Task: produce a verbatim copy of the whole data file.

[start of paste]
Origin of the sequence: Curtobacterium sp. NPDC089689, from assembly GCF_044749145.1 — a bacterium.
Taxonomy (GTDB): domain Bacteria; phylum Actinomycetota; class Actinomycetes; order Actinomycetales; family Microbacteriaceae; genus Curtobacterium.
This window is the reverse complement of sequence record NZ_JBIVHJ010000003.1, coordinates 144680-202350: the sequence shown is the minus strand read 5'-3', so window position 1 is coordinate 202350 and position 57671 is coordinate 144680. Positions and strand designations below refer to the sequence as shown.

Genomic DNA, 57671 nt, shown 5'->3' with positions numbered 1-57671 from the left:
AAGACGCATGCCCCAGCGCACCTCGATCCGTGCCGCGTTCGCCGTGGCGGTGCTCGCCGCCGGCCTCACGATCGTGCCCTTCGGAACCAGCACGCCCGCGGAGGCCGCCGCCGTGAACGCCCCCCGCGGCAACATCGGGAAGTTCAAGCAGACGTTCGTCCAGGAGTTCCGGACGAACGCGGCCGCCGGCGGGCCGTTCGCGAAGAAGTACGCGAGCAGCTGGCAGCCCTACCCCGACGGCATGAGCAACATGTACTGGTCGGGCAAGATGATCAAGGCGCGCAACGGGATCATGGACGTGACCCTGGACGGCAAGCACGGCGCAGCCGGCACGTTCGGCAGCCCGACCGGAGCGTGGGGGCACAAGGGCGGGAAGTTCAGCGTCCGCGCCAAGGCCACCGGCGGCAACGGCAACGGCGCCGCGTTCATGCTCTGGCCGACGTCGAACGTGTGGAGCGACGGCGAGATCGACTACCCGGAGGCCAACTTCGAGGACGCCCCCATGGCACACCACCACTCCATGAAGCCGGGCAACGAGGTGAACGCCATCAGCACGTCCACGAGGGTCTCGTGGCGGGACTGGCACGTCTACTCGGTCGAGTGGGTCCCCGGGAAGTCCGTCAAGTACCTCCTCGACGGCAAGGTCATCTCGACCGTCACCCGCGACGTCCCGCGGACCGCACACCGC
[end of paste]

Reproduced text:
Origin of the sequence: Curtobacterium sp. NPDC089689, from assembly GCF_044749145.1 — a bacterium.
Taxonomy (GTDB): domain Bacteria; phylum Actinomycetota; class Actinomycetes; order Actinomycetales; family Microbacteriaceae; genus Curtobacterium.
This window is the reverse complement of sequence record NZ_JBIVHJ010000003.1, coordinates 144680-202350: the sequence shown is the minus strand read 5'-3', so window position 1 is coordinate 202350 and position 57671 is coordinate 144680. Positions and strand designations below refer to the sequence as shown.

Genomic DNA, 57671 nt, shown 5'->3' with positions numbered 1-57671 from the left:
AAGACGCATGCCCCAGCGCACCTCGATCCGTGCCGCGTTCGCCGTGGCGGTGCTCGCCGCCGGCCTCACGATCGTGCCCTTCGGAACCAGCACGCCCGCGGAGGCCGCCGCCGTGAACGCCCCCCGCGGCAACATCGGGAAGTTCAAGCAGACGTTCGTCCAGGAGTTCCGGACGAACGCGGCCGCCGGCGGGCCGTTCGCGAAGAAGTACGCGAGCAGCTGGCAGCCCTACCCCGACGGCATGAGCAACATGTACTGGTCGGGCAAGATGATCAAGGCGCGCAACGGGATCATGGACGTGACCCTGGACGGCAAGCACGGCGCAGCCGGCACGTTCGGCAGCCCGACCGGAGCGTGGGGGCACAAGGGCGGGAAGTTCAGCGTCCGCGCCAAGGCCACCGGCGGCAACGGCAACGGCGCCGCGTTCATGCTCTGGCCGACGTCGAACGTGTGGAGCGACGGCGAGATCGACTACCCGGAGGCCAACTTCGAGGACGCCCCCATGGCACACCACCACTCCATGAAGCCGGGCAACGAGGTGAACGCCATCAGCACGTCCACGAGGGTCTCGTGGCGGGACTGGCACGTCTACTCGGTCGAGTGGGTCCCCGGGAAGTCCGTCAAGTACCTCCTCGACGGCAAGGTCATCTCGACCGTCACCCGCGACGTCCCGCGGACCGCACACCGC